Nigeria’s reliance on oil as a major source of revenue implies that revenue will continue to fall, given uncertainties in the global oil market and rampant theft of oil in the country. The World Bank’s forecast of sluggish economic growth (below 3%) in the next three years would also worsen the country’s capacity to generate revenue.

Meanwhile, government expenditure has been growing (except during the COVID era) faster than expected. The deficits will have to be covered by borrowings. More borrowing means that an increasing proportion of revenues generated will be devoted to debt service. Because of dwindling revenue, Nigeria’s debt-revenue ratio was 80.6% in 2022, which is far higher than the 22.5% recommended for developing countries by the World Bank.

The ratio is expected to exceed 100% by the end of this year. High debt-revenue ratios create a perpetual cycle of debt. Since revenues are used to service debt, the country must borrow to finance government expenditures. As the debt grows bigger, more revenue is devoted to debt servicing, which in turn increases the debt-revenue ratio.

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While Nigeria’s debt-revenue ratio is very high, the ratio of external debt service to revenue is moderate at 20% and below that of many other African countries. This means that, for every 100 naira in revenue, 20 naira is used to service external debt, leaving 80 naira for government expenditure and domestic debt service.

Although Nigeria’s debt-GDP ratio is sustainable and below the levels specified by the IMF, it is worrisome that the external debt-GDP ratio has been rising during the past decade. It was just 9.3% in 2010, five years after Nigeria reached a historic agreement with the Paris Club of creditor nations for debt relief worth $18 billion and a $30 billion reduction in the country’s debt stock.

The debt-GDP ratio is now 38% and is expected to reach 43 percent in the next five years. . Given dwindling government revenues, slow economic growth and rising expenditure needs, there are concerns that the government will continue to rely on borrowings to finance economic development.

Digging out of debt

The Tinubu administration should be careful not to worsen the country’s debt profile. The incoming government should manage Nigeria’s debt very prudently, and avoid going back to the era of the early 2000s when the country’s debt-GDP ratio exceeded 50 percent. It should reduce the high cost of governance cost, eliminate wasteful spending and rein in corruption.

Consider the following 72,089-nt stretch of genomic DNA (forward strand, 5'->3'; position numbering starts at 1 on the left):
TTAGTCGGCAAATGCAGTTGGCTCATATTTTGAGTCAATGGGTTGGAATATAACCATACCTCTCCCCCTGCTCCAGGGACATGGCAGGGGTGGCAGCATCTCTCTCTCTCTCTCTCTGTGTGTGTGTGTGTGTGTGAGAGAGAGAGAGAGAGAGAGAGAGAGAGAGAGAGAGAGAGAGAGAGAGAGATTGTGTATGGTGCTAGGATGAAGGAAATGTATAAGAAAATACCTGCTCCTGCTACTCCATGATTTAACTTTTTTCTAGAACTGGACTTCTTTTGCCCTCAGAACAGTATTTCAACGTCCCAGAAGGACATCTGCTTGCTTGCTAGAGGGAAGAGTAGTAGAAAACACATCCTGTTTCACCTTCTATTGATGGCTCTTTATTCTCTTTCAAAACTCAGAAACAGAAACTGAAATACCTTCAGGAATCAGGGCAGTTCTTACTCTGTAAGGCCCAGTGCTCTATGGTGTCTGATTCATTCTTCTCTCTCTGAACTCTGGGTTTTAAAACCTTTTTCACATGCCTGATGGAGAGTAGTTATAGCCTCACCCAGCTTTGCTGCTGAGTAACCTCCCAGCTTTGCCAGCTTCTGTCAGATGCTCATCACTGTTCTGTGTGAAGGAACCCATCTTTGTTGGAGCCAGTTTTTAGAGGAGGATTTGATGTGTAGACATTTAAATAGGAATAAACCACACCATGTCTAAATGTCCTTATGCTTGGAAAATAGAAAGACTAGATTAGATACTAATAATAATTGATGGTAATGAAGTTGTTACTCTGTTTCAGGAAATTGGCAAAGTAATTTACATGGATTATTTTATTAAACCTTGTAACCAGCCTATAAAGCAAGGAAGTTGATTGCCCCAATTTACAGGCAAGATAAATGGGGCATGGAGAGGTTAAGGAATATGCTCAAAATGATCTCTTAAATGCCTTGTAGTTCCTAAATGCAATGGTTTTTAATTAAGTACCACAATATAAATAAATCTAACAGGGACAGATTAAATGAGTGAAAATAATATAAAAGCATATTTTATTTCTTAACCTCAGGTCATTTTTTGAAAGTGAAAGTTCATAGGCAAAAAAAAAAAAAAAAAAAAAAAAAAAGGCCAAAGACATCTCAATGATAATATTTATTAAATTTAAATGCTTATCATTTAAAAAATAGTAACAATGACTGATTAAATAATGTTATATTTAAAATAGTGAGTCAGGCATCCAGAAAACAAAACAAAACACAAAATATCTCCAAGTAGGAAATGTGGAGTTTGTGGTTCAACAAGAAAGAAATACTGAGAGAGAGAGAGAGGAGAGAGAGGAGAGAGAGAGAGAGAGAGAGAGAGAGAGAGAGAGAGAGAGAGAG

Perennial borrowing to solve economic problems can plunge the borrower into unsustainable and destructive indebtedness. Given low revenue and the many projects needed to promote economic growth, employment generation and poverty reduction, the Tinubu administration will have to continue with the policy of deficit spending, financed mainly by domestic and external borrowing.

The question will not be whether to borrow, but how much. Drastically reducing the cost of governance will be difficult if political patronage continues. A long-term solution to Nigeria’s debt problem is to explore new sources of revenue. To change the current narrative about how risky Nigeria is, the Tinubu administration should introduce policies that improve Nigeria’s economic fundamentals.


A country’s debt stock does not matter as much as the quality of its economic policies. Economic policies could result in budget surpluses that can be used to repay debt. A starting point is to invest in physical capital and infrastructure (especially roads and electricity); provide access to capital for micro, small and medium-sized enterprises; and support agricultural development.

There is also an urgent need to diversify the economy, make it less reliant on oil and broaden the country’s very narrow revenue base. One strategy is to resuscitate the moribund factories in Nigeria and promote agro-processing industries, so that the economy would generate more revenue from non-oil sources to finance government spending and projects.

Article by Stephen Onyeiwu Professor of Economics & Business, Allegheny College

This article is republished from The Conversation under a Creative Common licence. Read the original article.